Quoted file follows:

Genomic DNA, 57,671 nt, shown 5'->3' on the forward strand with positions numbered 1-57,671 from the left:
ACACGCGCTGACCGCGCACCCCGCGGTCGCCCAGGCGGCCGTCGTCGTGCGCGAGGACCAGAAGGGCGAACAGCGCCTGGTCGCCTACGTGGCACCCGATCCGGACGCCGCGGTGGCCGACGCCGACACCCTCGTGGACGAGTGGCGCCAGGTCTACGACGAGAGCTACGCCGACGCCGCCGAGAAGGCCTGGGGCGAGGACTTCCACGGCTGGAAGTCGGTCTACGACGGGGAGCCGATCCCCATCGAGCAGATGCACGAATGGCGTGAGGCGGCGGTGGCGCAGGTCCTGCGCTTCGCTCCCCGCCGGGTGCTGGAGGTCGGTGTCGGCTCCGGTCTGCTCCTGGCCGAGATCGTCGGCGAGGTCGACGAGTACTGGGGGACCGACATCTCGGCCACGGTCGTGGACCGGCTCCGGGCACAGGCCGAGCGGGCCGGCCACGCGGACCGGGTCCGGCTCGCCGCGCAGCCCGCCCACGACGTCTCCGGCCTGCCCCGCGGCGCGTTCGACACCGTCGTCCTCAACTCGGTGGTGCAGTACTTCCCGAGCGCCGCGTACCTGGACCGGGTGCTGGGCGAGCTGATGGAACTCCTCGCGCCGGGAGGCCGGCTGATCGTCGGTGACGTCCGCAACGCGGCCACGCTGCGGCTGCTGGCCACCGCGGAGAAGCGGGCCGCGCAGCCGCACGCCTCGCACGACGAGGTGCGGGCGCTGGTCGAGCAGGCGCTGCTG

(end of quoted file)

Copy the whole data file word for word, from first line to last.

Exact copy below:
Genomic DNA, 57,671 nt, shown 5'->3' on the forward strand with positions numbered 1-57,671 from the left:
ACACGCGCTGACCGCGCACCCCGCGGTCGCCCAGGCGGCCGTCGTCGTGCGCGAGGACCAGAAGGGCGAACAGCGCCTGGTCGCCTACGTGGCACCCGATCCGGACGCCGCGGTGGCCGACGCCGACACCCTCGTGGACGAGTGGCGCCAGGTCTACGACGAGAGCTACGCCGACGCCGCCGAGAAGGCCTGGGGCGAGGACTTCCACGGCTGGAAGTCGGTCTACGACGGGGAGCCGATCCCCATCGAGCAGATGCACGAATGGCGTGAGGCGGCGGTGGCGCAGGTCCTGCGCTTCGCTCCCCGCCGGGTGCTGGAGGTCGGTGTCGGCTCCGGTCTGCTCCTGGCCGAGATCGTCGGCGAGGTCGACGAGTACTGGGGGACCGACATCTCGGCCACGGTCGTGGACCGGCTCCGGGCACAGGCCGAGCGGGCCGGCCACGCGGACCGGGTCCGGCTCGCCGCGCAGCCCGCCCACGACGTCTCCGGCCTGCCCCGCGGCGCGTTCGACACCGTCGTCCTCAACTCGGTGGTGCAGTACTTCCCGAGCGCCGCGTACCTGGACCGGGTGCTGGGCGAGCTGATGGAACTCCTCGCGCCGGGAGGCCGGCTGATCGTCGGTGACGTCCGCAACGCGGCCACGCTGCGGCTGCTGGCCACCGCGGAGAAGCGGGCCGCGCAGCCGCACGCCTCGCACGACGAGGTGCGGGCGCTGGTCGAGCAGGCGCTGCTG